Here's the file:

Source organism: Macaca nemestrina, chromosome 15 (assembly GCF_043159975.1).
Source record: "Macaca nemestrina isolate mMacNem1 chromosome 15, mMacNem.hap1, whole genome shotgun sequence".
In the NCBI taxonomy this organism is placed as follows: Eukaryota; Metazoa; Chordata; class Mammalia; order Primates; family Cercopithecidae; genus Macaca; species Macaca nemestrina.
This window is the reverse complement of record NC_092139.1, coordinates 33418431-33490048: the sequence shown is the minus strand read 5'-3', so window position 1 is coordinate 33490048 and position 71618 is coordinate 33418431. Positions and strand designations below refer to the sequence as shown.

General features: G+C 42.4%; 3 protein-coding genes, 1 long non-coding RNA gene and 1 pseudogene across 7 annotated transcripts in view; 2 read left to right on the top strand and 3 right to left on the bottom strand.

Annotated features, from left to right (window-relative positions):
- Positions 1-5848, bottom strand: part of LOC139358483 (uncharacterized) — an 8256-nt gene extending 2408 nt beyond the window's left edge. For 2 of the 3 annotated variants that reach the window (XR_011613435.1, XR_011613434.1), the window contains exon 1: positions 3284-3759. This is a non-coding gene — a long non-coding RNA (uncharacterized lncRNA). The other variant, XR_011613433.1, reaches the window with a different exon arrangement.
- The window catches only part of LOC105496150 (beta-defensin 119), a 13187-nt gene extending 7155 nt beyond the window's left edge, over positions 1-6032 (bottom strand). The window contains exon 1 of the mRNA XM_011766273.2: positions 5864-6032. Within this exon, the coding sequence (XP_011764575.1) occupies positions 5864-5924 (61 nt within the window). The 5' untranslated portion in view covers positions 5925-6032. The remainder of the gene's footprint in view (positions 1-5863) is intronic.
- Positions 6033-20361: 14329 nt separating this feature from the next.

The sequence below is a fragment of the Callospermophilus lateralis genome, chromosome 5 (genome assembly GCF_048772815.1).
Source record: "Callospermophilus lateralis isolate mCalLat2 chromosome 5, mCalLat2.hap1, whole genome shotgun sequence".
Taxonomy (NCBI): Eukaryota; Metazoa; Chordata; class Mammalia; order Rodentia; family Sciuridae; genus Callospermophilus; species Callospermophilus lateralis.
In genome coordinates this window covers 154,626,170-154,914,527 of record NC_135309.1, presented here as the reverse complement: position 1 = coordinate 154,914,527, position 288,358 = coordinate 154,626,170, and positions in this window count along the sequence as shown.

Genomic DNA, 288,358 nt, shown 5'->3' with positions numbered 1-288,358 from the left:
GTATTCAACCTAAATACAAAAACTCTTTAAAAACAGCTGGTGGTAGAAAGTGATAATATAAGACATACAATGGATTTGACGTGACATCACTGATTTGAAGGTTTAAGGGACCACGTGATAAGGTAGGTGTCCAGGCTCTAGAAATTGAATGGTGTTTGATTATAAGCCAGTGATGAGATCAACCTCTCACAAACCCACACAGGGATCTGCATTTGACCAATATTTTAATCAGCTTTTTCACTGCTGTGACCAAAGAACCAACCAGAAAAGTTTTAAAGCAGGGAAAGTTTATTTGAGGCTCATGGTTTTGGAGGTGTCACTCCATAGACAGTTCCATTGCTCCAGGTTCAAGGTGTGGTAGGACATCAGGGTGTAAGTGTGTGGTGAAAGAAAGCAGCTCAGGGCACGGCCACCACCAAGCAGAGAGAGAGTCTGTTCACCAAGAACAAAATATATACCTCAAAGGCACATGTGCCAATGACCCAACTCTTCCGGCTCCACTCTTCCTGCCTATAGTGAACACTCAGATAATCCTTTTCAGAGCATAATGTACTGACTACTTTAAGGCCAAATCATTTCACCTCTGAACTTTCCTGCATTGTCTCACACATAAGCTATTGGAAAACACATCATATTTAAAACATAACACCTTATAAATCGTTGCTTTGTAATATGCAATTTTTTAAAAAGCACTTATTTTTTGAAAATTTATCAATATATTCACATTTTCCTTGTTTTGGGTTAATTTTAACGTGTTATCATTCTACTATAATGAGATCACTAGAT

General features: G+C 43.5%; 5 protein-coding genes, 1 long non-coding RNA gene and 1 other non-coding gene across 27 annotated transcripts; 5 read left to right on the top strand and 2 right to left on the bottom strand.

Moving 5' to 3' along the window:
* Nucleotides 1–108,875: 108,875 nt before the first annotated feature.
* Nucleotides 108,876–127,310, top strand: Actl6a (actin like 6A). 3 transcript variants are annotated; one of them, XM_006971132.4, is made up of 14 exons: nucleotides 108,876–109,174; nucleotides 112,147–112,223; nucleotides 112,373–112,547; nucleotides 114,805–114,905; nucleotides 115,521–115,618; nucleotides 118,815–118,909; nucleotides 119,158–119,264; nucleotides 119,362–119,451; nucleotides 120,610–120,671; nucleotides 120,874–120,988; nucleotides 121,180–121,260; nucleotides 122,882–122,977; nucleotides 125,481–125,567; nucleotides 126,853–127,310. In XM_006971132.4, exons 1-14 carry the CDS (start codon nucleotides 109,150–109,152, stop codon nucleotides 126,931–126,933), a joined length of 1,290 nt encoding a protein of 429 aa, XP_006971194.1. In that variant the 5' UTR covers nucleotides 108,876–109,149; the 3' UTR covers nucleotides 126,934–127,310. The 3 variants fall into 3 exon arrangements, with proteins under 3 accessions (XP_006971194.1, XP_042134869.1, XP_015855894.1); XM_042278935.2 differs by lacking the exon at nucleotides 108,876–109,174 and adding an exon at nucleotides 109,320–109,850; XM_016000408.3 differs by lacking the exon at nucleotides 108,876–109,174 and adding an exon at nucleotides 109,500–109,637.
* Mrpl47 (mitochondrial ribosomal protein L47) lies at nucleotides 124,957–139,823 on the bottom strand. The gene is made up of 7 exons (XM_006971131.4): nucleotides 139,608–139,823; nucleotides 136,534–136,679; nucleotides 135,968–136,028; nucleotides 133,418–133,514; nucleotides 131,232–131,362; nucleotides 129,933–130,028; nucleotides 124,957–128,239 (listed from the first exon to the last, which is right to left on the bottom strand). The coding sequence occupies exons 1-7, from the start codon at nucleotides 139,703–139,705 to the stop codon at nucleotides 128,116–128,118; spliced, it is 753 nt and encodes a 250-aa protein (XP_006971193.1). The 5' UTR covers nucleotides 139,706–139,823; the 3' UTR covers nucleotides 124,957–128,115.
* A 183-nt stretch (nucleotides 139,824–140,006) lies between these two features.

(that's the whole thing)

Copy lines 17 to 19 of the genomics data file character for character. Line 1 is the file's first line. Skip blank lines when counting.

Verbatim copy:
Moving 5' to 3' along the window:
* Nucleotides 1–108,875: 108,875 nt before the first annotated feature.
* Nucleotides 108,876–127,310, top strand: Actl6a (actin like 6A). 3 transcript variants are annotated; one of them, XM_006971132.4, is made up of 14 exons: nucleotides 108,876–109,174; nucleotides 112,147–112,223; nucleotides 112,373–112,547; nucleotides 114,805–114,905; nucleotides 115,521–115,618; nucleotides 118,815–118,909; nucleotides 119,158–119,264; nucleotides 119,362–119,451; nucleotides 120,610–120,671; nucleotides 120,874–120,988; nucleotides 121,180–121,260; nucleotides 122,882–122,977; nucleotides 125,481–125,567; nucleotides 126,853–127,310. In XM_006971132.4, exons 1-14 carry the CDS (start codon nucleotides 109,150–109,152, stop codon nucleotides 126,931–126,933), a joined length of 1,290 nt encoding a protein of 429 aa, XP_006971194.1. In that variant the 5' UTR covers nucleotides 108,876–109,149; the 3' UTR covers nucleotides 126,934–127,310. The 3 variants fall into 3 exon arrangements, with proteins under 3 accessions (XP_006971194.1, XP_042134869.1, XP_015855894.1); XM_042278935.2 differs by lacking the exon at nucleotides 108,876–109,174 and adding an exon at nucleotides 109,320–109,850; XM_016000408.3 differs by lacking the exon at nucleotides 108,876–109,174 and adding an exon at nucleotides 109,500–109,637.